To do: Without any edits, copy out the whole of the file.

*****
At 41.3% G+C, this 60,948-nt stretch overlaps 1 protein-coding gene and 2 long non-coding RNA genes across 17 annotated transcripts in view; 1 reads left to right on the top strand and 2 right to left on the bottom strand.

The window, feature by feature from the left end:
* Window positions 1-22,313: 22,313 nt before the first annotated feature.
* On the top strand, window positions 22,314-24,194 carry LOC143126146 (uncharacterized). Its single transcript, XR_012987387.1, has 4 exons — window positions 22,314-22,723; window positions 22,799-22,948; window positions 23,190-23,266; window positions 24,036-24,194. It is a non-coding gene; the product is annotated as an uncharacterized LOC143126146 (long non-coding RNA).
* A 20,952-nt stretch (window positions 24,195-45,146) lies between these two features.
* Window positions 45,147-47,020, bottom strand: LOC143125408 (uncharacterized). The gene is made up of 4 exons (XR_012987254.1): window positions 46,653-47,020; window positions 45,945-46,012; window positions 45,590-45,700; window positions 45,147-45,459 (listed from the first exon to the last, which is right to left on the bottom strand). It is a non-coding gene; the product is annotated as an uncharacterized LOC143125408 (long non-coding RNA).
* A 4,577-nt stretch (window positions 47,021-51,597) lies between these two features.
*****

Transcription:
At 41.3% G+C, this 60,948-nt stretch overlaps 1 protein-coding gene and 2 long non-coding RNA genes across 17 annotated transcripts in view; 1 reads left to right on the top strand and 2 right to left on the bottom strand.

The window, feature by feature from the left end:
* Window positions 1-22,313: 22,313 nt before the first annotated feature.
* On the top strand, window positions 22,314-24,194 carry LOC143126146 (uncharacterized). Its single transcript, XR_012987387.1, has 4 exons — window positions 22,314-22,723; window positions 22,799-22,948; window positions 23,190-23,266; window positions 24,036-24,194. It is a non-coding gene; the product is annotated as an uncharacterized LOC143126146 (long non-coding RNA).
* A 20,952-nt stretch (window positions 24,195-45,146) lies between these two features.
* Window positions 45,147-47,020, bottom strand: LOC143125408 (uncharacterized). The gene is made up of 4 exons (XR_012987254.1): window positions 46,653-47,020; window positions 45,945-46,012; window positions 45,590-45,700; window positions 45,147-45,459 (listed from the first exon to the last, which is right to left on the bottom strand). It is a non-coding gene; the product is annotated as an uncharacterized LOC143125408 (long non-coding RNA).
* A 4,577-nt stretch (window positions 47,021-51,597) lies between these two features.